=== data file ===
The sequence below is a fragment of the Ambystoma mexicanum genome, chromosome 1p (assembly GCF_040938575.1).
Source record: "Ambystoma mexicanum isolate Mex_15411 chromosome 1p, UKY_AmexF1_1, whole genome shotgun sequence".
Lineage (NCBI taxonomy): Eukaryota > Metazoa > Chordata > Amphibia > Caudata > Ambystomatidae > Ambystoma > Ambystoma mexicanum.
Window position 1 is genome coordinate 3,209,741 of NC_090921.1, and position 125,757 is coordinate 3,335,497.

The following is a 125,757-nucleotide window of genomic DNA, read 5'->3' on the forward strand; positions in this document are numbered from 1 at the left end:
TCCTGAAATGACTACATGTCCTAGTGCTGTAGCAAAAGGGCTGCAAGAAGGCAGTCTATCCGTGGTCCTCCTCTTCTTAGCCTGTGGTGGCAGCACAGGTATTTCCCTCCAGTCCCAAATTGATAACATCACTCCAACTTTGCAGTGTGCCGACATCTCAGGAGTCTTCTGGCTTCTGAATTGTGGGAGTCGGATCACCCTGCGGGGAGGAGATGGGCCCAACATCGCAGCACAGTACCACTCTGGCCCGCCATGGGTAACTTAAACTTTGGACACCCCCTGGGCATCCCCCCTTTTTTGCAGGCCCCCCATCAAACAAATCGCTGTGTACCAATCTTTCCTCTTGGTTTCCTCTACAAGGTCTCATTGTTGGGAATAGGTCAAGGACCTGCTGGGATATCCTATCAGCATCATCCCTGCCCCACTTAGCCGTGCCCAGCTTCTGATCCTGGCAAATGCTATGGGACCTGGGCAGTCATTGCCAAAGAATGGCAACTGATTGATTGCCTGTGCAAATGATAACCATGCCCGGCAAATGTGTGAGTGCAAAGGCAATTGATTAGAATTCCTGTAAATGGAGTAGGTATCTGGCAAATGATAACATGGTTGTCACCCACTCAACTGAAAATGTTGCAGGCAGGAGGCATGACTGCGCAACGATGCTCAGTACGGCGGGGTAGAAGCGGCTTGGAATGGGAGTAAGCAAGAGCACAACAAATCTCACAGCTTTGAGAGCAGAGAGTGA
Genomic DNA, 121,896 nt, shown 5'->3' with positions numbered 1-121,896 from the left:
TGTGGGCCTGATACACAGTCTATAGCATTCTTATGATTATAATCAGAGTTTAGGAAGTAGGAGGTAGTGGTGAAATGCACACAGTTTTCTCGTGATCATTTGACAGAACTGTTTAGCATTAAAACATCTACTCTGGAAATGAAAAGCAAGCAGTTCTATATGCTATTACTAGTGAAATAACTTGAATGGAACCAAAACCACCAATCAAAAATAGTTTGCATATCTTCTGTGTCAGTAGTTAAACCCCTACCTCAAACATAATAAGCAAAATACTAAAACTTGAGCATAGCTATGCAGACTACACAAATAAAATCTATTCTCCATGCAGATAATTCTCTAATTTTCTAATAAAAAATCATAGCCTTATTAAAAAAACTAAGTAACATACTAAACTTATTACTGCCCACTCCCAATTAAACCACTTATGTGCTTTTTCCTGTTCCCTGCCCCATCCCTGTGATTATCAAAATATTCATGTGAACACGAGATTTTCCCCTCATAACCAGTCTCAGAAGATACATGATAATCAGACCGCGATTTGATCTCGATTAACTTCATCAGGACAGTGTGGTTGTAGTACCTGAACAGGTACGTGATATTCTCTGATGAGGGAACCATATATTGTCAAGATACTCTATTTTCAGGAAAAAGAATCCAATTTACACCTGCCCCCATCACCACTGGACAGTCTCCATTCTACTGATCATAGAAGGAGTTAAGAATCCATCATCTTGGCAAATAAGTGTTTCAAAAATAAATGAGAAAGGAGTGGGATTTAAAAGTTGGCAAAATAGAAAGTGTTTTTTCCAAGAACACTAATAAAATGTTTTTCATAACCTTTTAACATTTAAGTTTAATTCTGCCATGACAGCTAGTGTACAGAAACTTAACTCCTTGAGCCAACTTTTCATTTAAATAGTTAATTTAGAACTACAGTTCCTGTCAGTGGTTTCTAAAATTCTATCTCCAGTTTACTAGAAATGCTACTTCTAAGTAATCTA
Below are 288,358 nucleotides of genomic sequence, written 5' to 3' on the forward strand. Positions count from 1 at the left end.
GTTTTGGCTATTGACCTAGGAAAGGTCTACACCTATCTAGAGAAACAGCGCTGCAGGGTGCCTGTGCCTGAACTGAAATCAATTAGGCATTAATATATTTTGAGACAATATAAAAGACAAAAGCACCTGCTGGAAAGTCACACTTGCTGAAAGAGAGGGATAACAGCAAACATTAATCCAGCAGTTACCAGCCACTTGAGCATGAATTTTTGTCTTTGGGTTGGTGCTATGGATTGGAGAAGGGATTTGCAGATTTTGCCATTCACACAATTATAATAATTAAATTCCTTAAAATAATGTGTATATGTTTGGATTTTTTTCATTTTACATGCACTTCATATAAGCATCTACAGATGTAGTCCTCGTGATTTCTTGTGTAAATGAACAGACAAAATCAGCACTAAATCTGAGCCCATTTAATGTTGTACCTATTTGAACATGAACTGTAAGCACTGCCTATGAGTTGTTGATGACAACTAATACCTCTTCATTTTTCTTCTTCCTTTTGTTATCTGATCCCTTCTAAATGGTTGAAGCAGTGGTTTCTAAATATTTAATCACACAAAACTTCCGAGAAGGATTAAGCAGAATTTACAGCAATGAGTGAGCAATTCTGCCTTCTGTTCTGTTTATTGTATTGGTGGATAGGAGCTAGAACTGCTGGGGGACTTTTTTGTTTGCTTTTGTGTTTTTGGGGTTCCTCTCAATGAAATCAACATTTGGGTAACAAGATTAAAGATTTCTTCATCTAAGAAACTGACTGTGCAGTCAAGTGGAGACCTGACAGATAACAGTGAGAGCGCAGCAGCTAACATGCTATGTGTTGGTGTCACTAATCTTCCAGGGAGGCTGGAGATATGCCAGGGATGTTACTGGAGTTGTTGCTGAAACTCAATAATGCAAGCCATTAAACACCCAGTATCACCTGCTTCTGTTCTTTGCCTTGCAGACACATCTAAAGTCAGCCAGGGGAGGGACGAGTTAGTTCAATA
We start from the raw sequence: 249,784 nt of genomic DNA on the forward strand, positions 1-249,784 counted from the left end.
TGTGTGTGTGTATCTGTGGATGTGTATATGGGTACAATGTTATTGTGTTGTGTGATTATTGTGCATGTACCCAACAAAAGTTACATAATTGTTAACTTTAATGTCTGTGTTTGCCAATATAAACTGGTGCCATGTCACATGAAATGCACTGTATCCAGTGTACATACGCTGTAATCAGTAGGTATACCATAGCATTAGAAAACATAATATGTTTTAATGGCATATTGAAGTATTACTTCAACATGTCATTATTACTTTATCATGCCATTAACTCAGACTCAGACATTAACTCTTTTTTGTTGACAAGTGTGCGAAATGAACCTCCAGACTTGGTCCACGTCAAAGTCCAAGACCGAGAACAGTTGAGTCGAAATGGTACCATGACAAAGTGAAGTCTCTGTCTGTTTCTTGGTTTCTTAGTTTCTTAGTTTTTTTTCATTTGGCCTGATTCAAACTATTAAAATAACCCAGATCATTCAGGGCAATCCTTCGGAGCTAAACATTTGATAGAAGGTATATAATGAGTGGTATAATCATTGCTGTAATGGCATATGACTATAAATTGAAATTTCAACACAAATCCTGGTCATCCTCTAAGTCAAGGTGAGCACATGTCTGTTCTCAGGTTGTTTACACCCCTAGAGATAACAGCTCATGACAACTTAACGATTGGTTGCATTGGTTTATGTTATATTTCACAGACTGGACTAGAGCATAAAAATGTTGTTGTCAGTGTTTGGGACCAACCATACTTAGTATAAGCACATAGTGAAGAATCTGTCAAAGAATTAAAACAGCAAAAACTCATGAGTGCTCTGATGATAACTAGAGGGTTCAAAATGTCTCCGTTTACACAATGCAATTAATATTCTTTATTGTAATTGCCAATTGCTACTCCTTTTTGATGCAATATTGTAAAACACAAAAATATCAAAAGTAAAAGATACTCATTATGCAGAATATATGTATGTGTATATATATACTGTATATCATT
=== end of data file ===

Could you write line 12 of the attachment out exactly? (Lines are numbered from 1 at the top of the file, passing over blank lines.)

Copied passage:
TGTGTGTGTGTATCTGTGGATGTGTATATGGGTACAATGTTATTGTGTTGTGTGATTATTGTGCATGTACCCAACAAAAGTTACATAATTGTTAACTTTAATGTCTGTGTTTGCCAATATAAACTGGTGCCATGTCACATGAAATGCACTGTATCCAGTGTACATACGCTGTAATCAGTAGGTATACCATAGCATTAGAAAACATAATATGTTTTAATGGCATATTGAAGTATTACTTCAACATGTCATTATTACTTTATCATGCCATTAACTCAGACTCAGACATTAACTCTTTTTTGTTGACAAGTGTGCGAAATGAACCTCCAGACTTGGTCCACGTCAAAGTCCAAGACCGAGAACAGTTGAGTCGAAATGGTACCATGACAAAGTGAAGTCTCTGTCTGTTTCTTGGTTTCTTAGTTTCTTAGTTTTTTTTCATTTGGCCTGATTCAAACTATTAAAATAACCCAGATCATTCAGGGCAATCCTTCGGAGCTAAACATTTGATAGAAGGTATATAATGAGTGGTATAATCATTGCTGTAATGGCATATGACTATAAATTGAAATTTCAACACAAATCCTGGTCATCCTCTAAGTCAAGGTGAGCACATGTCTGTTCTCAGGTTGTTTACACCCCTAGAGATAACAGCTCATGACAACTTAACGATTGGTTGCATTGGTTTATGTTATATTTCACAGACTGGACTAGAGCATAAAAATGTTGTTGTCAGTGTTTGGGACCAACCATACTTAGTATAAGCACATAGTGAAGAATCTGTCAAAGAATTAAAACAGCAAAAACTCATGAGTGCTCTGATGATAACTAGAGGGTTCAAAATGTCTCCGTTTACACAATGCAATTAATATTCTTTATTGTAATTGCCAATTGCTACTCCTTTTTGATGCAATATTGTAAAACACAAAAATATCAAAAGTAAAAGATACTCATTATGCAGAATATATGTATGTGTATATATATACTGTATATCATT